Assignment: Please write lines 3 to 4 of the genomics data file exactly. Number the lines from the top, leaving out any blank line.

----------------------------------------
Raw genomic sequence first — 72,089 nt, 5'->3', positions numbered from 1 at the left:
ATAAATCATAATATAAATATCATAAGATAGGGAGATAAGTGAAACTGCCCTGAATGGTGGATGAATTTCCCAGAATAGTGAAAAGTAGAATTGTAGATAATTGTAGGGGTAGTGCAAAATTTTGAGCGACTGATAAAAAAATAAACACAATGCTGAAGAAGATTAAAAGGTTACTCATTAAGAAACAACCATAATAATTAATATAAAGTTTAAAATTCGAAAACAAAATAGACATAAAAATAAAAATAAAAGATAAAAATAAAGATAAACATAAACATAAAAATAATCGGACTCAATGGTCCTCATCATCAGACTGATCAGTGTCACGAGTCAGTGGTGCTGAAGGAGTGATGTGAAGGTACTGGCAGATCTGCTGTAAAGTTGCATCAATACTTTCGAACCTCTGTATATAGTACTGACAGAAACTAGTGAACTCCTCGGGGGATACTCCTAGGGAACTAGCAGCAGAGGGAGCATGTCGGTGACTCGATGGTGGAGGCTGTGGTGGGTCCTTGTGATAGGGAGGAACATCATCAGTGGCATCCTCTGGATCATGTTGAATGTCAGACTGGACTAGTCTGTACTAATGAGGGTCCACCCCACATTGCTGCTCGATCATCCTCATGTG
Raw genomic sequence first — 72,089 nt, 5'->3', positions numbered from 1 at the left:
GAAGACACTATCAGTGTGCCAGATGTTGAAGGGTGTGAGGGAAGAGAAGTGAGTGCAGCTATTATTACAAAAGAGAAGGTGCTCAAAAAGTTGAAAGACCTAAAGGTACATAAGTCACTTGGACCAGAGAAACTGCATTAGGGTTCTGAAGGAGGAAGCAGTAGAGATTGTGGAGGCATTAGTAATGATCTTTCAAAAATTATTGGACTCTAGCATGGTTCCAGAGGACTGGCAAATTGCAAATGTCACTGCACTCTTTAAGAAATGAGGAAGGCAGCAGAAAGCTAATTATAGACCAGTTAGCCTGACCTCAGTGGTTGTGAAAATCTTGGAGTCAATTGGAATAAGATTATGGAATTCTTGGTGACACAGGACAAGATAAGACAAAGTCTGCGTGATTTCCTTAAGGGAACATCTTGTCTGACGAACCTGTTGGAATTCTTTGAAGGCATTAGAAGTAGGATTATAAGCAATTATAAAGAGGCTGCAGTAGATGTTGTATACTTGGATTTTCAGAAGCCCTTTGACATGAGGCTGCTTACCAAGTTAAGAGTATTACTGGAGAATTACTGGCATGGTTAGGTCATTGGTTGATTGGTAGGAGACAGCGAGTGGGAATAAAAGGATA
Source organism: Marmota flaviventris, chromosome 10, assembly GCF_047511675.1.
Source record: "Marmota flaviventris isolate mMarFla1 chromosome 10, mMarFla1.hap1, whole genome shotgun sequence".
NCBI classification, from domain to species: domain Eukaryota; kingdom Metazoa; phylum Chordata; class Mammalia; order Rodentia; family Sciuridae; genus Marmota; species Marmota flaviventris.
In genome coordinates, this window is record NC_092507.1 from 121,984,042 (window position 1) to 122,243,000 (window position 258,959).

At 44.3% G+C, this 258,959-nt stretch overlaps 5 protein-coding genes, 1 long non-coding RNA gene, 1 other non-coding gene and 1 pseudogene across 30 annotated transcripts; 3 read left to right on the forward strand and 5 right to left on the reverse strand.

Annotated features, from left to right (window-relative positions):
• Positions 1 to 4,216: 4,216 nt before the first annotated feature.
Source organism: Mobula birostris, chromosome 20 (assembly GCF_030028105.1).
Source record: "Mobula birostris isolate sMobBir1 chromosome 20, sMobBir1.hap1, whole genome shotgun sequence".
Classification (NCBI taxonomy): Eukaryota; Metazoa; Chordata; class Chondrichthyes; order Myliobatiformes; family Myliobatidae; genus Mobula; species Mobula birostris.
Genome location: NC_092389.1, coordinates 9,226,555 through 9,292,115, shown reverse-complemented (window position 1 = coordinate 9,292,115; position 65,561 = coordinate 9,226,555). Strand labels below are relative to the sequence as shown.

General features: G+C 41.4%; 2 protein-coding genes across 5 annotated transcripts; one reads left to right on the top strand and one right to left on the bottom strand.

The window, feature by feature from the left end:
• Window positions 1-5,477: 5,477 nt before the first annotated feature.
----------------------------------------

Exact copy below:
Raw genomic sequence first — 72,089 nt, 5'->3', positions numbered from 1 at the left:
GAAGACACTATCAGTGTGCCAGATGTTGAAGGGTGTGAGGGAAGAGAAGTGAGTGCAGCTATTATTACAAAAGAGAAGGTGCTCAAAAAGTTGAAAGACCTAAAGGTACATAAGTCACTTGGACCAGAGAAACTGCATTAGGGTTCTGAAGGAGGAAGCAGTAGAGATTGTGGAGGCATTAGTAATGATCTTTCAAAAATTATTGGACTCTAGCATGGTTCCAGAGGACTGGCAAATTGCAAATGTCACTGCACTCTTTAAGAAATGAGGAAGGCAGCAGAAAGCTAATTATAGACCAGTTAGCCTGACCTCAGTGGTTGTGAAAATCTTGGAGTCAATTGGAATAAGATTATGGAATTCTTGGTGACACAGGACAAGATAAGACAAAGTCTGCGTGATTTCCTTAAGGGAACATCTTGTCTGACGAACCTGTTGGAATTCTTTGAAGGCATTAGAAGTAGGATTATAAGCAATTATAAAGAGGCTGCAGTAGATGTTGTATACTTGGATTTTCAGAAGCCCTTTGACATGAGGCTGCTTACCAAGTTAAGAGTATTACTGGAGAATTACTGGCATGGTTAGGTCATTGGTTGATTGGTAGGAGACAGCGAGTGGGAATAAAAGGATA